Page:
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If you have a love for animals and want to make a difference in their lives and the lives of their owners, a career as a veterinary technician may be a good option for you. Veterinary technicians provide invaluable service to pet owners seeking the best care for their furry companions in this rewarding career field.

Like nurses who assist doctors during procedures and make sure patients are comfortable, veterinary technicians help veterinarians. Vet techs are required to communicate and collaborate with veterinarians, being involved in every aspect of animal healthcare. Vet techs may routinely administer medications, process tissue samples or take x-rays. Veterinary techs also are entrusted to help by performing laboratory tests like urinalysis or blood counts along with aiding veterinarians in emergency and surgical care. (See also Vet Assistant Schools)

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Veterinary technicians’ duties require a wide overall skillset. In addition to the hands on work vet techs are required to do, they are also needed to perform clerical duties. From maintaining detailed and accurate records to handling the ordering, distribution and stocking of medications and supplies, the career of a vet tech is multi-dimensional.

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Academic Requirements

The vast job duties required of vet techs are an example of why anyone involved in the field are expected to undergo classroom work and plenty of hands-on training before beginning their professional career. By taking these steps to preparedness, students will be adequately prepared for both a busy and rewarding work environment.

A Veterinary Technology Associate’s Degree of Applied Science must be earned in order to land a position as a veterinary technician. This degree program typically takes two years to complete if attending on a full time basis at an accredited college. Other schools offer two year degrees in Animal Science with a specialization in veterinary technology. A high school diploma or GED equivalency are required to gain admission to these programs.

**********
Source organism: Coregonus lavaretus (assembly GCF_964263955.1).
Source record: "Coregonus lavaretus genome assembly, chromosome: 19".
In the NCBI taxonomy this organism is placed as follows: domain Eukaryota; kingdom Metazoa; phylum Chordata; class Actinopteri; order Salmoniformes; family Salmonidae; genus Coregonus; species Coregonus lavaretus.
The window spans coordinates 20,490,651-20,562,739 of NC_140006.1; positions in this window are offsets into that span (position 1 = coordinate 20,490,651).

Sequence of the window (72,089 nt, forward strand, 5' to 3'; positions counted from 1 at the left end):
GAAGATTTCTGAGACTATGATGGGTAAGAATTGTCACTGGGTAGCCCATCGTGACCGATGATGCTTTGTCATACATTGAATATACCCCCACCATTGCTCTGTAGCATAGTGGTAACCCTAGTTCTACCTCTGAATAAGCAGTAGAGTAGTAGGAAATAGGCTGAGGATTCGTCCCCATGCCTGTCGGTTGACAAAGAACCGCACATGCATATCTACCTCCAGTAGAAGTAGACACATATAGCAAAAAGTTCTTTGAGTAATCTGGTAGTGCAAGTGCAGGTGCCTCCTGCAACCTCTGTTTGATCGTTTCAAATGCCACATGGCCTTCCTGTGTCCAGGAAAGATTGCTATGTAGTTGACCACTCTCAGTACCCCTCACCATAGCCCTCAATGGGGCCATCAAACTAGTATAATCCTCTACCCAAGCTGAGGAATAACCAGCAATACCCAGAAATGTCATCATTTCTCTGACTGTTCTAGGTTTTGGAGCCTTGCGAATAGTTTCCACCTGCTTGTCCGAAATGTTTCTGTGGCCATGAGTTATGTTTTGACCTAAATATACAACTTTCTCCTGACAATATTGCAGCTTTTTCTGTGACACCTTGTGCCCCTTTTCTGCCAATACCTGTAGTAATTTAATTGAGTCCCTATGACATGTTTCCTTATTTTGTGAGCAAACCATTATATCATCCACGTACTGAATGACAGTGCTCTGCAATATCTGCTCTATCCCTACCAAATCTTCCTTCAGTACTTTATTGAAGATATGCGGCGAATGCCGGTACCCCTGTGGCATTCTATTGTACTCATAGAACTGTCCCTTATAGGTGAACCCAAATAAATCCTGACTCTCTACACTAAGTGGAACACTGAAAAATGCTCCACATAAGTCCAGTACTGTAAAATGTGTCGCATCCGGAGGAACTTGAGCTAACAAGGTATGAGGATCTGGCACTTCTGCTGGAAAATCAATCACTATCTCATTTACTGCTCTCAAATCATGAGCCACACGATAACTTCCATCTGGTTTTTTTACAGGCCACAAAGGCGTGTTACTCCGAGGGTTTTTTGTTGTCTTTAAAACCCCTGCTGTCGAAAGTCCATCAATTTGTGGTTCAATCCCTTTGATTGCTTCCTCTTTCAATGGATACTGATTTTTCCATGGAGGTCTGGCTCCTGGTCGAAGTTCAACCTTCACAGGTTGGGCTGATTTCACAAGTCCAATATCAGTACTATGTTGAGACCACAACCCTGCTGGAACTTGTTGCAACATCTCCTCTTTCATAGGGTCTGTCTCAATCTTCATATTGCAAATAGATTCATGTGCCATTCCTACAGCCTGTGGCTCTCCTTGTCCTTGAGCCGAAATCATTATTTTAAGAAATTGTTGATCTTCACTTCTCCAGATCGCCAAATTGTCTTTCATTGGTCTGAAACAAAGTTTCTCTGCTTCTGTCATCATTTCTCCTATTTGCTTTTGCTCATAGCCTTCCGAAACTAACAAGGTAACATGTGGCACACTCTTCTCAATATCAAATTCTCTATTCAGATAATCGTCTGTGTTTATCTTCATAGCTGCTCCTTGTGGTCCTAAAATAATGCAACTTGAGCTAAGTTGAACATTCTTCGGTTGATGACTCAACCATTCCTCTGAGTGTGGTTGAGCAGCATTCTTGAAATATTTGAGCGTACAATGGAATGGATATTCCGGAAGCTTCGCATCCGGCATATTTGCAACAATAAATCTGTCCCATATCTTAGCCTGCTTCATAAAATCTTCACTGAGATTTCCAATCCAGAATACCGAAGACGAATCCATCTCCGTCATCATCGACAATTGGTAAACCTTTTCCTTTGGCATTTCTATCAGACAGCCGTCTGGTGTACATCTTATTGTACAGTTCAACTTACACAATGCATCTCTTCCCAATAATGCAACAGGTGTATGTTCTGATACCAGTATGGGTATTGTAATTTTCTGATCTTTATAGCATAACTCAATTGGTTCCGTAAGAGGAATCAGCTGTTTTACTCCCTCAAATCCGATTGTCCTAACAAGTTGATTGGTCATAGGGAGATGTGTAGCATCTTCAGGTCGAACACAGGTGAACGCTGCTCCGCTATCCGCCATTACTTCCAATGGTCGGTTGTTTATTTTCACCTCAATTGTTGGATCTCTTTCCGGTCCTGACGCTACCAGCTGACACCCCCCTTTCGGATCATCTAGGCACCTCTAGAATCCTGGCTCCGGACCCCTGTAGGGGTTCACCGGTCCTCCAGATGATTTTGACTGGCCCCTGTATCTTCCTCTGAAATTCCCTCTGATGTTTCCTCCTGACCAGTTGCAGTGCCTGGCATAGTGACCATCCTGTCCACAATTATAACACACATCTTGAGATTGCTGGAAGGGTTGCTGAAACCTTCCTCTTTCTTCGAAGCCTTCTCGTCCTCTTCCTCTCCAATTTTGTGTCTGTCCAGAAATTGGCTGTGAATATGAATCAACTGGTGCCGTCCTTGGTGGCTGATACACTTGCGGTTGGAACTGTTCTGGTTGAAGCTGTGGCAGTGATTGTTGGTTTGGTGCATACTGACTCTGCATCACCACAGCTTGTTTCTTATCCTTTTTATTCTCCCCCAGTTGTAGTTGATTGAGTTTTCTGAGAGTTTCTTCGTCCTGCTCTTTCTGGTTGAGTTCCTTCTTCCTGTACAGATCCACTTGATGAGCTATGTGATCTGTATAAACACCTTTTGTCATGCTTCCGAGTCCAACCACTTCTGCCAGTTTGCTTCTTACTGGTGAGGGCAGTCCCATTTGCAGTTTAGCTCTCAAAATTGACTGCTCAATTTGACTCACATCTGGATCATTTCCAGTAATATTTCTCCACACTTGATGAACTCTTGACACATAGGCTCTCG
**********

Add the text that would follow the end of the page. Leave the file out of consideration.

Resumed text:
The curriculum required for a Veterinary Technology Associate’s Degree is quite detailed and requires a number of observation hours at a veterinary hospital. The coursework needed to attain a degree covers in-depth study of animal behavior and other like subjects including clinical practices, vet pathology, biochemistry, clinical practice and animal pharmacology. In order to attain the required amount of field training, some programs require that students complete internships or externships.

Some students choose to continue on to earn a Bachelor’s Degree in Animal Science although the career as a veterinary technician does not require two extra years of schooling. The extra years can however provide extra leverage when seeking employment or negotiating pay. This degree program can also be the beginning steps toward the process of becoming a veterinarian.

Licensing and State Requirements

Each state has its own guidelines regarding the licensing of veterinary technicians. In order to attain a career as a veterinary technician, you may be required to meet certain licensing and training as well as other requirements that vary by state and vocation.